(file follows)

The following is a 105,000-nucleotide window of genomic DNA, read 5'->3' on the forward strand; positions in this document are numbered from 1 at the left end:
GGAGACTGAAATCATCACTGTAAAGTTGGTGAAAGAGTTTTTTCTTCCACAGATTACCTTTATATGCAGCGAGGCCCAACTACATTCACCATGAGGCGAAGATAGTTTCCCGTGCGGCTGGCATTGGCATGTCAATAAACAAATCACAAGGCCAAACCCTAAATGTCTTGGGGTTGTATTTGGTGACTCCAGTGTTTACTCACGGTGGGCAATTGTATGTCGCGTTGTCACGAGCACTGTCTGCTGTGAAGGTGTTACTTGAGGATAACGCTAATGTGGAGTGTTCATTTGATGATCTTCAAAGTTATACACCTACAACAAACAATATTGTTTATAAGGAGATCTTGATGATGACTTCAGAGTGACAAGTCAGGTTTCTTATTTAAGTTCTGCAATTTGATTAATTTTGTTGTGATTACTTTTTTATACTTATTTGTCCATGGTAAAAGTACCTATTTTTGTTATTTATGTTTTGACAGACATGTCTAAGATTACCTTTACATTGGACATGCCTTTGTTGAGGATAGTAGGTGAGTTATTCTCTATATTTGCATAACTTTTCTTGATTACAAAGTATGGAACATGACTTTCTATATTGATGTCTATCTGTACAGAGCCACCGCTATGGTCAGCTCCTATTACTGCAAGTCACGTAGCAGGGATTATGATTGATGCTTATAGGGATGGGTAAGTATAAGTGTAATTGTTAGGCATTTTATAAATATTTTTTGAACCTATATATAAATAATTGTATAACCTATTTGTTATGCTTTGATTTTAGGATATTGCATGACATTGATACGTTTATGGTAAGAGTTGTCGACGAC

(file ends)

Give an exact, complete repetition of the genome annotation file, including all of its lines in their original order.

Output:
The following is a 105,000-nucleotide window of genomic DNA, read 5'->3' on the forward strand; positions in this document are numbered from 1 at the left end:
GGAGACTGAAATCATCACTGTAAAGTTGGTGAAAGAGTTTTTTCTTCCACAGATTACCTTTATATGCAGCGAGGCCCAACTACATTCACCATGAGGCGAAGATAGTTTCCCGTGCGGCTGGCATTGGCATGTCAATAAACAAATCACAAGGCCAAACCCTAAATGTCTTGGGGTTGTATTTGGTGACTCCAGTGTTTACTCACGGTGGGCAATTGTATGTCGCGTTGTCACGAGCACTGTCTGCTGTGAAGGTGTTACTTGAGGATAACGCTAATGTGGAGTGTTCATTTGATGATCTTCAAAGTTATACACCTACAACAAACAATATTGTTTATAAGGAGATCTTGATGATGACTTCAGAGTGACAAGTCAGGTTTCTTATTTAAGTTCTGCAATTTGATTAATTTTGTTGTGATTACTTTTTTATACTTATTTGTCCATGGTAAAAGTACCTATTTTTGTTATTTATGTTTTGACAGACATGTCTAAGATTACCTTTACATTGGACATGCCTTTGTTGAGGATAGTAGGTGAGTTATTCTCTATATTTGCATAACTTTTCTTGATTACAAAGTATGGAACATGACTTTCTATATTGATGTCTATCTGTACAGAGCCACCGCTATGGTCAGCTCCTATTACTGCAAGTCACGTAGCAGGGATTATGATTGATGCTTATAGGGATGGGTAAGTATAAGTGTAATTGTTAGGCATTTTATAAATATTTTTTGAACCTATATATAAATAATTGTATAACCTATTTGTTATGCTTTGATTTTAGGATATTGCATGACATTGATACGTTTATGGTAAGAGTTGTCGACGAC